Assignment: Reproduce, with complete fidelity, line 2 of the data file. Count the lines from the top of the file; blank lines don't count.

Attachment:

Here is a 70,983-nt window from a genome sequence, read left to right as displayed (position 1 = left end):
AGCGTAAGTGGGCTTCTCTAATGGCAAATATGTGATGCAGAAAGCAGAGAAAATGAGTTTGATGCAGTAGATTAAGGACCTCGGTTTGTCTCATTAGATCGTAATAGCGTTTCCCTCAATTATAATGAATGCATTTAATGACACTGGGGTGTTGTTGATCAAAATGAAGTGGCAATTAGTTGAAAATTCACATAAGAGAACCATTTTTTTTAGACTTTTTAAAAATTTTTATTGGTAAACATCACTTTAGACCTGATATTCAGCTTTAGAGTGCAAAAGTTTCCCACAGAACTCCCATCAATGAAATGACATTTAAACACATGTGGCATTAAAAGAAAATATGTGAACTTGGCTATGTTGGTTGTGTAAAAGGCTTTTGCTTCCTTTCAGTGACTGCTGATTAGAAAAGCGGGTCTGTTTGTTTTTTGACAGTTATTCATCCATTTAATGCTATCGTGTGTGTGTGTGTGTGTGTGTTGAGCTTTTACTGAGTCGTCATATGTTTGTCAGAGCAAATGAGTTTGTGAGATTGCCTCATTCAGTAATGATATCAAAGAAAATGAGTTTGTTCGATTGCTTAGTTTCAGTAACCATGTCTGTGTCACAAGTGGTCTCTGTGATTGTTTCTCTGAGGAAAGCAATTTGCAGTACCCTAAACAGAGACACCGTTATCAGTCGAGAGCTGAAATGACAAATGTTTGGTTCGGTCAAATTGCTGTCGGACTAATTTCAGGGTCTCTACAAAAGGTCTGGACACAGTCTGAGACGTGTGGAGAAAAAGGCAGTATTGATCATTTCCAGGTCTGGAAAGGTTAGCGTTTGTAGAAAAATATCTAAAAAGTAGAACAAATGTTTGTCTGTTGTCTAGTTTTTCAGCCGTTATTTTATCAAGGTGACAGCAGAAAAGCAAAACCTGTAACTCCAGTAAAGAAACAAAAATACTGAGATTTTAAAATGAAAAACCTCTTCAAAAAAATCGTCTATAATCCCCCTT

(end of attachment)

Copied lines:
AGCGTAAGTGGGCTTCTCTAATGGCAAATATGTGATGCAGAAAGCAGAGAAAATGAGTTTGATGCAGTAGATTAAGGACCTCGGTTTGTCTCATTAGATCGTAATAGCGTTTCCCTCAATTATAATGAATGCATTTAATGACACTGGGGTGTTGTTGATCAAAATGAAGTGGCAATTAGTTGAAAATTCACATAAGAGAACCATTTTTTTTAGACTTTTTAAAAATTTTTATTGGTAAACATCACTTTAGACCTGATATTCAGCTTTAGAGTGCAAAAGTTTCCCACAGAACTCCCATCAATGAAATGACATTTAAACACATGTGGCATTAAAAGAAAATATGTGAACTTGGCTATGTTGGTTGTGTAAAAGGCTTTTGCTTCCTTTCAGTGACTGCTGATTAGAAAAGCGGGTCTGTTTGTTTTTTGACAGTTATTCATCCATTTAATGCTATCGTGTGTGTGTGTGTGTGTGTGTTGAGCTTTTACTGAGTCGTCATATGTTTGTCAGAGCAAATGAGTTTGTGAGATTGCCTCATTCAGTAATGATATCAAAGAAAATGAGTTTGTTCGATTGCTTAGTTTCAGTAACCATGTCTGTGTCACAAGTGGTCTCTGTGATTGTTTCTCTGAGGAAAGCAATTTGCAGTACCCTAAACAGAGACACCGTTATCAGTCGAGAGCTGAAATGACAAATGTTTGGTTCGGTCAAATTGCTGTCGGACTAATTTCAGGGTCTCTACAAAAGGTCTGGACACAGTCTGAGACGTGTGGAGAAAAAGGCAGTATTGATCATTTCCAGGTCTGGAAAGGTTAGCGTTTGTAGAAAAATATCTAAAAAGTAGAACAAATGTTTGTCTGTTGTCTAGTTTTTCAGCCGTTATTTTATCAAGGTGACAGCAGAAAAGCAAAACCTGTAACTCCAGTAAAGAAACAAAAATACTGAGATTTTAAAATGAAAAACCTCTTCAAAAAAATCGTCTATAATCCCCCTT